This month is Hunger Action Month. For more on that, check out my blog post from last week. It tells all about my experience working for Second Harvest Food Bank and provides links to getting involved in your community’s fight against hunger. In recognition of this month, I will be sharing my favorite tips and tricks I’ve picked up over the years to help reduce your food budget.
There are many elaborate websites promising that a spreadsheet and color-coded diagram are all you need to make your dinner and lunch time smooth and easy. I have found that these systems usually cause more stress in my life and make things overly complicated. All for a monthly fee of $9.99 that I could have spent on fresh strawberries.
I take a relaxed view of meal planning. I write out a basic plan for the week, maybe trying one new recipe per week max. That way I’m not having to buy a bunch of new ingredients that I didn’t already have on hand. This way everyone has a general idea of what’s coming, but there is still flexibility. Flexibility is your best friend when it comes to sticking to your grocery budget. Sometimes we do theme nights like Taco Tuesday, Stir Fry Wednesday, and Soup Friday. This allows me to customize those meals based on what meat is on sale at the store or what produce is in season (read: cheaper and more delicious). Other times I will get more specific and plan things like shredded chicken tacos, tortilla soup, and ground beef stir fry.
Plan out snacks and lunches. This was a game changer. I continuously had boxes of crackers with 8 stale Triscuits left in the bottom going stale, dried mango that was so old it was too tough to eat, and a small block of cheese growing mold. Picking one or two snacks that the family will eat that week helped prevent buying to many snack-like foods (which tend to be more expensive) and not letting them go to waste. Be sure to take inventory of what snack foods you already have on hand and incorporate them into the plan.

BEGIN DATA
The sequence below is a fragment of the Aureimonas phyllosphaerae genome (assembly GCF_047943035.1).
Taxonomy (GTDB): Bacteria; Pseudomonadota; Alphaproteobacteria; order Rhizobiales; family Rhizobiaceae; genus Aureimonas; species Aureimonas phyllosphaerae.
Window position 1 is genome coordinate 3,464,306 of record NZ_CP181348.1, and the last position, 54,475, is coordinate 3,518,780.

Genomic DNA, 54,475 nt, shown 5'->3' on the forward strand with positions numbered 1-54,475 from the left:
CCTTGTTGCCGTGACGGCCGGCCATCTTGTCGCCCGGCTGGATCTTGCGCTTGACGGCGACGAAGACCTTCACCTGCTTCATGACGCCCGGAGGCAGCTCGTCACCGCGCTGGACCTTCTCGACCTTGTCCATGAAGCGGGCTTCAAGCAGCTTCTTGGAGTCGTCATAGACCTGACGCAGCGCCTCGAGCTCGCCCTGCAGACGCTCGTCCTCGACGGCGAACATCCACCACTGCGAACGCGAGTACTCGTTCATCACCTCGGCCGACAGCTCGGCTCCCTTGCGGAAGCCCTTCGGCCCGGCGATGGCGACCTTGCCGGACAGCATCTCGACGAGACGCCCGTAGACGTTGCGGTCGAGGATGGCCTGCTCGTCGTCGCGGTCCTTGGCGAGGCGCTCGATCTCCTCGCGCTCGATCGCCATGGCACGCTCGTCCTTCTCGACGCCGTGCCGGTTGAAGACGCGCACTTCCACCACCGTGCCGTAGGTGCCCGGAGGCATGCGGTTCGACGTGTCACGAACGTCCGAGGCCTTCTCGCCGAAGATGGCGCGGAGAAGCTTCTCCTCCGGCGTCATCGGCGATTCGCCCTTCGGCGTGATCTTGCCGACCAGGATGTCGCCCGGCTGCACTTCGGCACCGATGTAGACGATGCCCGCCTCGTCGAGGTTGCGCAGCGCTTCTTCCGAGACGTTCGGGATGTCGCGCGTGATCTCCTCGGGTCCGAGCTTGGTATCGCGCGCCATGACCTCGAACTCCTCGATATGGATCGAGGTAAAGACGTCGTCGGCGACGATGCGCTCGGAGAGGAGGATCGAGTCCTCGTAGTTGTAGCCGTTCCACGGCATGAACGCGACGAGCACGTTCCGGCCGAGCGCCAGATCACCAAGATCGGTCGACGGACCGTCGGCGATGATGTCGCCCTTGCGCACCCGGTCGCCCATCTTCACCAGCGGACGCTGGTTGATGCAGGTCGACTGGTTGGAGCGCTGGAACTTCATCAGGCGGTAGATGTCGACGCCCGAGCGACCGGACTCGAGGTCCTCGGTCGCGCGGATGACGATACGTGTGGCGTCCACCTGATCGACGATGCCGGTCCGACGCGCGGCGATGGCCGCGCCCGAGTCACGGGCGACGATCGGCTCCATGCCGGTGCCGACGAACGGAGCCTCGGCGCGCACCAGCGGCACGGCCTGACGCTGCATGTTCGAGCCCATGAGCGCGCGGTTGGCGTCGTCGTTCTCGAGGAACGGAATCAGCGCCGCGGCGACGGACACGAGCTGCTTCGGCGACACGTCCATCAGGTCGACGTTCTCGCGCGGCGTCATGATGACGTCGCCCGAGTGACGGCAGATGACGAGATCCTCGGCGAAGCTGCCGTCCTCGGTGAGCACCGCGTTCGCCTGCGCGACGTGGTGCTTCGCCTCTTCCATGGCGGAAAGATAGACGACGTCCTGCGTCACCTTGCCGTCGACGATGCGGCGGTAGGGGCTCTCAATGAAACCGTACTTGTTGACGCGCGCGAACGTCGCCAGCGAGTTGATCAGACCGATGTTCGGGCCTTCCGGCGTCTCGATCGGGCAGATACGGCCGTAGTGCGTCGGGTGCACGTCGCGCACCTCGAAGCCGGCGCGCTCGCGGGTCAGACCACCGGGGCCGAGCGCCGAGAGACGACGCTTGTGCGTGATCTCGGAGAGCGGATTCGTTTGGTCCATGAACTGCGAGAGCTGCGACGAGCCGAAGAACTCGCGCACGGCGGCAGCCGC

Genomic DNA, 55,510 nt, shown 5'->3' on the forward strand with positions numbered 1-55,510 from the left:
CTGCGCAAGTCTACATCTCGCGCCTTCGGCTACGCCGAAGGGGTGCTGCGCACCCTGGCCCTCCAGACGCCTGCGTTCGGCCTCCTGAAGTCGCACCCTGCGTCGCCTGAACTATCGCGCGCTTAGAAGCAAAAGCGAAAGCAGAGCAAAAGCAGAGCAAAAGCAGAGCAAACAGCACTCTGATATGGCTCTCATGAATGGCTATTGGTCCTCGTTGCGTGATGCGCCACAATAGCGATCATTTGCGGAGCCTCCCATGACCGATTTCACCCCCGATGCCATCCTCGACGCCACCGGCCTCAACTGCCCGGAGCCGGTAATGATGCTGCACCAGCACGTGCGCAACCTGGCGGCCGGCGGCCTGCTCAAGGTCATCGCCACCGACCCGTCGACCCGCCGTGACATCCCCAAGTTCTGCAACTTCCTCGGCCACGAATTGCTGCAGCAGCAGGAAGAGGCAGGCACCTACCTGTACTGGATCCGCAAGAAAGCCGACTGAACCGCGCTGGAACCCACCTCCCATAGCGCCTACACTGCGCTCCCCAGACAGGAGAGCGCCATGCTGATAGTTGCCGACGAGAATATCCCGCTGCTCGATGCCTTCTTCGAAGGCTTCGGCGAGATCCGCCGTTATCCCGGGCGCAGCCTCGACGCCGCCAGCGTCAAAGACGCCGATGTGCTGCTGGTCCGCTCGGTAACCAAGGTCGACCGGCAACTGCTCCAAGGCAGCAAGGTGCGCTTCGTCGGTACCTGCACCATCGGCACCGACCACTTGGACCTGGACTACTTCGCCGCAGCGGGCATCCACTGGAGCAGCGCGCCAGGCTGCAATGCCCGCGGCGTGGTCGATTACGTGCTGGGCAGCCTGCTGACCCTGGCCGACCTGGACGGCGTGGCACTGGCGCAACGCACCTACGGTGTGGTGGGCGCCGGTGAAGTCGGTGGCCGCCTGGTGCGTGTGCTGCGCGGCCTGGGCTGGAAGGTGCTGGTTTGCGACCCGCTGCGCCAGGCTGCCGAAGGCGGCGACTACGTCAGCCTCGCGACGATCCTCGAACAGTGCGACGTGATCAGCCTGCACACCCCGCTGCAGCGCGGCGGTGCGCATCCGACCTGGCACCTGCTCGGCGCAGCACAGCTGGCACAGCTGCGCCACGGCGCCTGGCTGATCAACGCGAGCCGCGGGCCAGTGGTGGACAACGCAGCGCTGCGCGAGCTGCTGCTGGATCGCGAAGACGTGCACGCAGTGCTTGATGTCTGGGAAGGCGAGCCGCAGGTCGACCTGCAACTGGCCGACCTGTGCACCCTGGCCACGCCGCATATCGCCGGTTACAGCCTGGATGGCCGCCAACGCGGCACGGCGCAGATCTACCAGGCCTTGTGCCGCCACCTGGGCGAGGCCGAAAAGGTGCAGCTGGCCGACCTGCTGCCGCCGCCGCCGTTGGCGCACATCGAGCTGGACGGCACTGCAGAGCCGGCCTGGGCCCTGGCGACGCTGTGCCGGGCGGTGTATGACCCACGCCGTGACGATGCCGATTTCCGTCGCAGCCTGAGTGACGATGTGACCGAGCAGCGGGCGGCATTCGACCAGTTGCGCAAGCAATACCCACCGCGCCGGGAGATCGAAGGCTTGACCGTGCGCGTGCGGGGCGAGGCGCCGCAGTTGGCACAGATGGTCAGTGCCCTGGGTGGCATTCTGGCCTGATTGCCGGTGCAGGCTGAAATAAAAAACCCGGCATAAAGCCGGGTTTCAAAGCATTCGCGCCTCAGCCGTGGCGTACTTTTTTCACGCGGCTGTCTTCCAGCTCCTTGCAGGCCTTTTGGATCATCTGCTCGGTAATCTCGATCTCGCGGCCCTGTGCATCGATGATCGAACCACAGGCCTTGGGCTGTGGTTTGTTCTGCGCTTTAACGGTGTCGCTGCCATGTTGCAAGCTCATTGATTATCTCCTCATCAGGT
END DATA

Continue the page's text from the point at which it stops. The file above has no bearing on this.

Frozen food gets a bad reputation. However, frozen fruits and vegetables are typically frozen at the peak of their freshness, which guarantees that they typically have equal nutrients to fresh fruits in season. When produce is cut or otherwise separated from the plant, it immediately starts losing nutrients. Freezing stalls this process and preserves nutrients. Find frozen produce that works for your family. It’s typically much cheaper, especially compared to produce that is not in season. We do a lot of frozen fruit for smoothies and warmed up over plain yogurt. We also keep frozen broccoli, snap peas, and stir fry veggies for those nights we don’t have the time or energy to prepare fresh.
Invest in a Slow Cooker
It may seem counter intuitive to spend money to save money, which it is, but you can find an inexpensive slow cooker online or at a garage sale pretty easy these days. The beauty of the slow cooker is that it allows you to cook large cuts of meat, which tend to be cheaper. The slow cooker also saves time by allowing you to dump in ingredients in the morning and come home to a delicious smelling house at the end of the day. If you haven’t tried the slow cooker, or yours is gathering dust in a long-forgotten cabinet, I highly recommend brushing it off and giving it another shot. Saving time and money is a win-win.